This is a popular history/ memoir by Lena Horne's daughter about her mother's remarkable family from the end of the Civil War until the 1960's. Ms. Buckley is a history professor, and the best parts of the book for me were the purely historical chapters about her great great great grandfather Moses Calhoun, who was the butler for the family that owned him, and who was one of a tiny number of slaves who could read and write. Moses taught his mother and sister literacy as well, which was a crime i This is a popular history/ memoir by Lena Horne's daughter about her mother's remarkable family from the end of the Civil War until the 1960's. Ms. Buckley is a history professor, and the best parts of the book for me were the purely historical chapters about her great great great grandfather Moses Calhoun, who was the butler for the family that owned him, and who was one of a tiny number of slaves who could read and write. Moses taught his mother and sister literacy as well, which was a crime in antebellum Georgia. The book provides some fascinating details about how fortunate freedmen like Moses used their skills and connections to prosper during and after Reconstruction. Atlanta was a relatively progressive city even for its black citizens until the First World War, when the Jim Crow laws really began to bite even pillars of the business community like Moses Calhoun's family. The part of the book that is most relevant today is the sad but accurate description of the legal and social changes that reduced the black middle class of the late 19th century into destitution in the early 20th. Resistance to black integration was NOT immediate even after the end of Reconstruction, but was the product of a number of populist white politicians who used their opposition to integration to get the votes of impoverished rural white men. These demagogues leveraged white resentment at black prosperity into office, where of course they failed utterly to improve the lives of the rednecks but did achieve their goal of eliminating the black middle class. The book is less successful when Lena Horne herself appears. Buckley obviously adored her mother, who seems to have been a perfectly lovely woman, but this part of the book is a sappy Hollywood memoir. I like descriptions of dresses and parties as much as the next person, but maybe not as several chapters in an otherwise serious history of black life between the Civil War and Civil Rights movement. Even with the fluffy parts, "The Black Calhouns" is worth reading. Given the likely unpleasant results from the recent election, it is more important than ever that we know that segregation of the races was a conscious policy requiring extraordinary conscious effort by politicians and law enforcement over many years. Ms. Buckley reminds us that we have been better and can be better again.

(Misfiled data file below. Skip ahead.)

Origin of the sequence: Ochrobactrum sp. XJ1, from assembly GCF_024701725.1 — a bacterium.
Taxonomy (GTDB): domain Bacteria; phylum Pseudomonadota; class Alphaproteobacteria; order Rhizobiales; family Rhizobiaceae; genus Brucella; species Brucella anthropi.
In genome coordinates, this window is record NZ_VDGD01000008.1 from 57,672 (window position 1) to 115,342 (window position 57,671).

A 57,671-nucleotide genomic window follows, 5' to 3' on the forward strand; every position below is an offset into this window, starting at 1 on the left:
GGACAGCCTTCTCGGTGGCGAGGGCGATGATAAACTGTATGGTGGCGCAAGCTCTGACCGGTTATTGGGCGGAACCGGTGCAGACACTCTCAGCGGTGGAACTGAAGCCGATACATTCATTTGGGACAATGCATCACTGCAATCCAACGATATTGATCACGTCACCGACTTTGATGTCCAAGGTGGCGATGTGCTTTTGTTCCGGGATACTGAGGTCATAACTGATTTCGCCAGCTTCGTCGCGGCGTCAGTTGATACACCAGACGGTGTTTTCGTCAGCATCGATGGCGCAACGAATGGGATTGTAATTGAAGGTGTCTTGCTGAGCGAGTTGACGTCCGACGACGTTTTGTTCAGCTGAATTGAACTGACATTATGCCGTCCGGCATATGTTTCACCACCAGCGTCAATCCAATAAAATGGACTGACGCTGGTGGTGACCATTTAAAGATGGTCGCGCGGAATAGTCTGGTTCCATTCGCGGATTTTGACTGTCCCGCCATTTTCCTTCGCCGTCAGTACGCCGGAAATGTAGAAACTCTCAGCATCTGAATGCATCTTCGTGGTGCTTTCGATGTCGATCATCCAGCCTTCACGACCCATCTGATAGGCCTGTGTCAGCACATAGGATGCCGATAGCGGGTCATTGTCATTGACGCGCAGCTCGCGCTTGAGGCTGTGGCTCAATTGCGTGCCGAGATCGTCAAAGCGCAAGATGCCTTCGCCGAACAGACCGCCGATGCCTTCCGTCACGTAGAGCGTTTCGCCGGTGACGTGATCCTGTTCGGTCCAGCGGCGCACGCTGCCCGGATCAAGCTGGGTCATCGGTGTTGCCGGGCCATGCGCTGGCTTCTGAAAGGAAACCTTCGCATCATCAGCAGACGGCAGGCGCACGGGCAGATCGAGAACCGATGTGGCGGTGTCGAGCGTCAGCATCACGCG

26. 4 out of 5

    Nat

    I had more nightmares after reading this book than I did after watching the Exorcist when I was a kid. Most of the details are horrifying and it is a shame and a sin that black people were treated so horridly well into the 1960's, what's even a bigger shame and sin is that it was allowed. I don't tend to read books like this, they make me too sad and scared. I was interested in the Calhouns because of Lena Horne, but I did not expect to be reading so many ghastly stories. There was one featuring a I had more nightmares after reading this book than I did after watching the Exorcist when I was a kid. Most of the details are horrifying and it is a shame and a sin that black people were treated so horridly well into the 1960's, what's even a bigger shame and sin is that it was allowed. I don't tend to read books like this, they make me too sad and scared. I was interested in the Calhouns because of Lena Horne, but I did not expect to be reading so many ghastly stories. There was one featuring a young pregnant woman by the name of Mary Turner. Mary Turner made the mistake of threatening to seek justice after her husband was killed for having supposedly killed a white farmer, whom he didn't even know. Mary was taken by a mob of white men, her ankles tied, and hanged upside down. One of the men split her abdomen open with a knife, and when the 8-month-old fetus tumbled out, he crushed it under his foot. It is beasts like that who think they are the good guys and are better than blacks. These are some of the same people who proclaimed to be upstanding citizens with fine families and fine neighbors, never mind the fact that they were worse than any monster you can think of, but it hardly mattered since blacks didn't deserve any better, and even in the late 1910's folks were still trying to figure out ways to bring slavery back, and if they couldn't, may as well make life as hellish as possible for as long as possible. One thing that irked me was that the Calhoun family and their cohorts only seemed interested in interacting with blacks who could "pass". The subject of them likely having color issues was not discussed. Whenever the author would mention how white-skinned many of the family members were, she did it in a way that made it sound like they were revered and fascinating. The tone was quite bothersome to me.